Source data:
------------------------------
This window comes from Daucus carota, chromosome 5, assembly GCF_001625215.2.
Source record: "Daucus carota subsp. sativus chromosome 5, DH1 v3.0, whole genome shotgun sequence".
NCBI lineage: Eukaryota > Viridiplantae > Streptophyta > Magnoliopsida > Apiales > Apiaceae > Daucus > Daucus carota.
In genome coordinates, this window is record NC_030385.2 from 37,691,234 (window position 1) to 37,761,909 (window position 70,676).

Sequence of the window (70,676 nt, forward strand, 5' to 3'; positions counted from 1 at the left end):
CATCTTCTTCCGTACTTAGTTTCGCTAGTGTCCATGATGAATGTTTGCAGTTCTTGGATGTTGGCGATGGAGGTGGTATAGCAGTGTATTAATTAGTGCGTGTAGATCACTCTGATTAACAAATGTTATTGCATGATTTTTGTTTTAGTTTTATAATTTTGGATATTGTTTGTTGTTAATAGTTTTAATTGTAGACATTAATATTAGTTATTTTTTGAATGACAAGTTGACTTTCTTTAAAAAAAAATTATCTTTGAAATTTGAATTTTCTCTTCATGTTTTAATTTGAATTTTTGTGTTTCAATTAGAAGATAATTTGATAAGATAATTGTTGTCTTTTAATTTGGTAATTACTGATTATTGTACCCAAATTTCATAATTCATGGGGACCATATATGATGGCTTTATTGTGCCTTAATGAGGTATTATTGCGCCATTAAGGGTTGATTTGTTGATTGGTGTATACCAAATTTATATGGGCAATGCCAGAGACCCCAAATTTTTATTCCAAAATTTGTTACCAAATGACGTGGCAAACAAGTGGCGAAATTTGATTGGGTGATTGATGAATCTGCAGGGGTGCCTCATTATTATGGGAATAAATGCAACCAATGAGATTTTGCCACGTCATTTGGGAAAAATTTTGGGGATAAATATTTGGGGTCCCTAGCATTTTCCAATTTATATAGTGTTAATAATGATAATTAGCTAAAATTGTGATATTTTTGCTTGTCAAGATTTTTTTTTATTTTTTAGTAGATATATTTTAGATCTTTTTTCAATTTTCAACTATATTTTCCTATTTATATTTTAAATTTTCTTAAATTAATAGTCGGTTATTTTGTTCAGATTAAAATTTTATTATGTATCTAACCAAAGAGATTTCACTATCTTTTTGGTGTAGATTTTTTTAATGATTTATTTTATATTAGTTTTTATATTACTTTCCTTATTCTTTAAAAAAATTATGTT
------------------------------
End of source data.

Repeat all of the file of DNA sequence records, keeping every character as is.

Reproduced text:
This window comes from Daucus carota, chromosome 5, assembly GCF_001625215.2.
Source record: "Daucus carota subsp. sativus chromosome 5, DH1 v3.0, whole genome shotgun sequence".
NCBI lineage: Eukaryota > Viridiplantae > Streptophyta > Magnoliopsida > Apiales > Apiaceae > Daucus > Daucus carota.
In genome coordinates, this window is record NC_030385.2 from 37,691,234 (window position 1) to 37,761,909 (window position 70,676).

Sequence of the window (70,676 nt, forward strand, 5' to 3'; positions counted from 1 at the left end):
CATCTTCTTCCGTACTTAGTTTCGCTAGTGTCCATGATGAATGTTTGCAGTTCTTGGATGTTGGCGATGGAGGTGGTATAGCAGTGTATTAATTAGTGCGTGTAGATCACTCTGATTAACAAATGTTATTGCATGATTTTTGTTTTAGTTTTATAATTTTGGATATTGTTTGTTGTTAATAGTTTTAATTGTAGACATTAATATTAGTTATTTTTTGAATGACAAGTTGACTTTCTTTAAAAAAAAATTATCTTTGAAATTTGAATTTTCTCTTCATGTTTTAATTTGAATTTTTGTGTTTCAATTAGAAGATAATTTGATAAGATAATTGTTGTCTTTTAATTTGGTAATTACTGATTATTGTACCCAAATTTCATAATTCATGGGGACCATATATGATGGCTTTATTGTGCCTTAATGAGGTATTATTGCGCCATTAAGGGTTGATTTGTTGATTGGTGTATACCAAATTTATATGGGCAATGCCAGAGACCCCAAATTTTTATTCCAAAATTTGTTACCAAATGACGTGGCAAACAAGTGGCGAAATTTGATTGGGTGATTGATGAATCTGCAGGGGTGCCTCATTATTATGGGAATAAATGCAACCAATGAGATTTTGCCACGTCATTTGGGAAAAATTTTGGGGATAAATATTTGGGGTCCCTAGCATTTTCCAATTTATATAGTGTTAATAATGATAATTAGCTAAAATTGTGATATTTTTGCTTGTCAAGATTTTTTTTTATTTTTTAGTAGATATATTTTAGATCTTTTTTCAATTTTCAACTATATTTTCCTATTTATATTTTAAATTTTCTTAAATTAATAGTCGGTTATTTTGTTCAGATTAAAATTTTATTATGTATCTAACCAAAGAGATTTCACTATCTTTTTGGTGTAGATTTTTTTAATGATTTATTTTATATTAGTTTTTATATTACTTTCCTTATTCTTTAAAAAAATTATGTT